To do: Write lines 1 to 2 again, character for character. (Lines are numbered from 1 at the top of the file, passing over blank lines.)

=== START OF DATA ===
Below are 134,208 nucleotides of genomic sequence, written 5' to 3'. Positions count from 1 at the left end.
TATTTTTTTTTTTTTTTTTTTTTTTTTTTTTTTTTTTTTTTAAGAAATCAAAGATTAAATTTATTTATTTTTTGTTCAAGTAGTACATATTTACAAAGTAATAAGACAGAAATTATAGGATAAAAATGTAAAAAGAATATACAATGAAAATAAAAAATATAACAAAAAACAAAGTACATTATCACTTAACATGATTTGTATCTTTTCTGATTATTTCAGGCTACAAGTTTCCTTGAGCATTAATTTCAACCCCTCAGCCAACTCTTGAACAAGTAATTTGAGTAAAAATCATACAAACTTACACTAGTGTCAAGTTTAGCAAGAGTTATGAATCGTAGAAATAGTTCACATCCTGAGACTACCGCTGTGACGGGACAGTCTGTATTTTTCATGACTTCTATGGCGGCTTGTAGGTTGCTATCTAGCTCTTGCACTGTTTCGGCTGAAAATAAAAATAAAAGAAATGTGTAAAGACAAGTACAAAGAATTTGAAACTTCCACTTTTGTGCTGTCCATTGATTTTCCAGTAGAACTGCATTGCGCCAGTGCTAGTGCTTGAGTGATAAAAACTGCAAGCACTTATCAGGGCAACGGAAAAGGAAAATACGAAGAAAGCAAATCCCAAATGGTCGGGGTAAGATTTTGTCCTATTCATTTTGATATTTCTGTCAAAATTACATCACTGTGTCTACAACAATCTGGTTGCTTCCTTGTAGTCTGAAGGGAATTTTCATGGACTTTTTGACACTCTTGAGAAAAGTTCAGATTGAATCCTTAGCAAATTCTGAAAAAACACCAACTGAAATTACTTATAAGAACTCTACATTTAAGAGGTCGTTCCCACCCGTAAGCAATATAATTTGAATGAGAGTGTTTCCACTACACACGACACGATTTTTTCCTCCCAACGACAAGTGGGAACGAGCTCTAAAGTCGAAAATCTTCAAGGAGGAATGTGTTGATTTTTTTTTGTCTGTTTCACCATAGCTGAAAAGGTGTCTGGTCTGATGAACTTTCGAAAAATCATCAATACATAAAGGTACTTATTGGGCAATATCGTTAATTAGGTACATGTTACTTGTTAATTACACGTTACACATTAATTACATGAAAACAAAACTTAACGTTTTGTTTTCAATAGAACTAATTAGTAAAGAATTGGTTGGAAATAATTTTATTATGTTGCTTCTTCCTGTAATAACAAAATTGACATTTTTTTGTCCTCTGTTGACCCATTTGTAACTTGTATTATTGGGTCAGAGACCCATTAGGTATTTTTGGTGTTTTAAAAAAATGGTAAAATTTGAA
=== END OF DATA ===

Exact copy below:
Below are 134,208 nucleotides of genomic sequence, written 5' to 3'. Positions count from 1 at the left end.
TATTTTTTTTTTTTTTTTTTTTTTTTTTTTTTTTTTTTTTTAAGAAATCAAAGATTAAATTTATTTATTTTTTGTTCAAGTAGTACATATTTACAAAGTAATAAGACAGAAATTATAGGATAAAAATGTAAAAAGAATATACAATGAAAATAAAAAATATAACAAAAAACAAAGTACATTATCACTTAACATGATTTGTATCTTTTCTGATTATTTCAGGCTACAAGTTTCCTTGAGCATTAATTTCAACCCCTCAGCCAACTCTTGAACAAGTAATTTGAGTAAAAATCATACAAACTTACACTAGTGTCAAGTTTAGCAAGAGTTATGAATCGTAGAAATAGTTCACATCCTGAGACTACCGCTGTGACGGGACAGTCTGTATTTTTCATGACTTCTATGGCGGCTTGTAGGTTGCTATCTAGCTCTTGCACTGTTTCGGCTGAAAATAAAAATAAAAGAAATGTGTAAAGACAAGTACAAAGAATTTGAAACTTCCACTTTTGTGCTGTCCATTGATTTTCCAGTAGAACTGCATTGCGCCAGTGCTAGTGCTTGAGTGATAAAAACTGCAAGCACTTATCAGGGCAACGGAAAAGGAAAATACGAAGAAAGCAAATCCCAAATGGTCGGGGTAAGATTTTGTCCTATTCATTTTGATATTTCTGTCAAAATTACATCACTGTGTCTACAACAATCTGGTTGCTTCCTTGTAGTCTGAAGGGAATTTTCATGGACTTTTTGACACTCTTGAGAAAAGTTCAGATTGAATCCTTAGCAAATTCTGAAAAAACACCAACTGAAATTACTTATAAGAACTCTACATTTAAGAGGTCGTTCCCACCCGTAAGCAATATAATTTGAATGAGAGTGTTTCCACTACACACGACACGATTTTTTCCTCCCAACGACAAGTGGGAACGAGCTCTAAAGTCGAAAATCTTCAAGGAGGAATGTGTTGATTTTTTTTTGTCTGTTTCACCATAGCTGAAAAGGTGTCTGGTCTGATGAACTTTCGAAAAATCATCAATACATAAAGGTACTTATTGGGCAATATCGTTAATTAGGTACATGTTACTTGTTAATTACACGTTACACATTAATTACATGAAAACAAAACTTAACGTTTTGTTTTCAATAGAACTAATTAGTAAAGAATTGGTTGGAAATAATTTTATTATGTTGCTTCTTCCTGTAATAACAAAATTGACATTTTTTTGTCCTCTGTTGACCCATTTGTAACTTGTATTATTGGGTCAGAGACCCATTAGGTATTTTTGGTGTTTTAAAAAAATGGTAAAATTTGAA